Friday, February 27, 2015

The War On The Poor

One leading cause of being poor is being born poor. Even in America. Some of the barriers are unintentional. Like limited job opportunities and higher expenses. A person in an inner city neighborhood probably lacks a Costco card, or a way to get there. He has no choice but to pay the inflated prices at the Bodega. He probably lacks a realistic role model, and unfortunately is exposed to gang influence that the better off seldom have to contend with. This can expose him to extra attention from law enforcement. Sure some poor have worked hard and succeed in spite of the disadvantage of starting out poor, but there are some barriers that look suspiciously intentional as if the slave owner mentality has not left us.

Minimized minimum wage
Business owners oppose increasing minimum wage for obviously selfish reasons that often sound a lot like slave owners opposition to freeing slaves. Many employers argue that increasing minimum wage would make them less competitive, even though their competitors would bear the same burden. Direct labor is seldom more than 10% of total business cost. Rent, capitalization, cost of goods, energy, insurance, and taxes are usually more significant factors. A Hundred years ago Henry Ford realized that well paid workers show up, don't quit, reduce training expense and can buy the product. He more than doubled factory wage from $2 a day to $5 and created the modern middle class based economy.

Funny thing about that is that increased minimum wage would increase the GDP and benefit everyone. (See Minimum Wage blog)  see:

Regressive tax structure
People pay Social Security on the first dollar earned, but not the millionth. Some investment income dollars not taxed for SSI at all. Some financial transactions are taxed the same amount whether the transaction is $10, $10,000 or$10,000,000. For example car registration fees are usually the same for a $500 beater as a $500,000 Bugatti. Some car license fees are based on weight, so the owner of a beat-up  '92 Station wagon pays twice as much as the owner of a 2015 Mini Cooper. License fees based on value, as they mostly are in California, would not be as regressive.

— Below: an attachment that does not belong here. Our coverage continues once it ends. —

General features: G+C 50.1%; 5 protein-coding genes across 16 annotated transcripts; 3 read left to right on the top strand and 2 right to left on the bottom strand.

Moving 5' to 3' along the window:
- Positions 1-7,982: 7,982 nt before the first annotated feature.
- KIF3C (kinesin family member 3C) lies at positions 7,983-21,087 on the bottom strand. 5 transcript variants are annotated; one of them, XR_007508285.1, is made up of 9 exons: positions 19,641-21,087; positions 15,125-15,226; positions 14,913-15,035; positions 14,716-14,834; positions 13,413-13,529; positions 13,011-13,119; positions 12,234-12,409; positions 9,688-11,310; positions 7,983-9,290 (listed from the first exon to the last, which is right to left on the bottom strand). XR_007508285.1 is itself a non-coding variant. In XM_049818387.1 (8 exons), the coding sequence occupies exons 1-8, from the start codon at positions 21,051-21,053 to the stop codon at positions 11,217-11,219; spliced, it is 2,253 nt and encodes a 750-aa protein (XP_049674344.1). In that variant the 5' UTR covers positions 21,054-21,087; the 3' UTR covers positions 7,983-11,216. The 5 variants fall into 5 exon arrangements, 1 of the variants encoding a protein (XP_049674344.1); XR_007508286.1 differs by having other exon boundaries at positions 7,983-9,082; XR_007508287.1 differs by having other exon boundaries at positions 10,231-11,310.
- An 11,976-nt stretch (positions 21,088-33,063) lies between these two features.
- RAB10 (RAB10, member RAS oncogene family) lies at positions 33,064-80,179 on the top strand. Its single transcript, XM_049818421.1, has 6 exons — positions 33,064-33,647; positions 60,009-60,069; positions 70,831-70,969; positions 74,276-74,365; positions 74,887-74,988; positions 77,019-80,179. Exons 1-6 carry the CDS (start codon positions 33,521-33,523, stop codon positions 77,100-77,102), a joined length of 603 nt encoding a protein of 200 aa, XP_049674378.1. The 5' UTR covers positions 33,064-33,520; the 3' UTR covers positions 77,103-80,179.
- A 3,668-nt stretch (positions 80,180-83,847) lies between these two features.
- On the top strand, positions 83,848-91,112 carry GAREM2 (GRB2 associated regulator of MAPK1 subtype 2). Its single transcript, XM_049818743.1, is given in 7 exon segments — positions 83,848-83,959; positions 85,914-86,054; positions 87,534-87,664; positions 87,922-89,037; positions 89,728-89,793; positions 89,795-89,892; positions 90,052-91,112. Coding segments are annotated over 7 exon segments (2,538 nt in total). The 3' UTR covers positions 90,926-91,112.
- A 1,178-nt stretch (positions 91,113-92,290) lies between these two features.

Sales tax, if it exempts food, sounds reasonably progressive, but what food is exempt, lobster, caviar? What food is taxed, potato chips, dollar menu take out?

Flat taxes: Head tax, poll tax; Everyone pays the same amount. Punitive to the poor, insignificant to the well off. Even so called Flat Income Tax. Everyone pays 15%, of what? Total income, Federal adjusted gross income. Fifteen percent of $20,000 a year is punitive. Fifteen percent of $200,000 a year is merely annoying, you still can live very well and vacation in Aruba.

If a person is fined for an offense it should be equally painful no matter who the offender is, but it's not. If the immigrant laborer is fined $55 for a parking violation that is a days take home pay. His kids might not eat. To the Wall Street trader, that's just one less imported cigar, in the humidor, no big deal. If traffic fines were based on value of the vehicle it would more closely resemble ability to pay, be less onerous on the poor and be more effective against some well funded abusers. What if a fine was "An hours income". "Thirty dollars or thirty days" Catastrophic to the dish washer, insignificant to the trader.

Courts treat failure-to-appear very severely. The poor unschooled in the details of the court system are more likely to get caught up in this inadvertently and subjected to fines they cannot pay, resulting in more fines for failure to pay the first one. Lawyers and Judges are accustomed to arcane language with sesquipedalian words that leave the unrepresented baffled and likely to offend without malice. The laborer faced with losing a day's pay or not making a court date may not be aware of the potential consequences.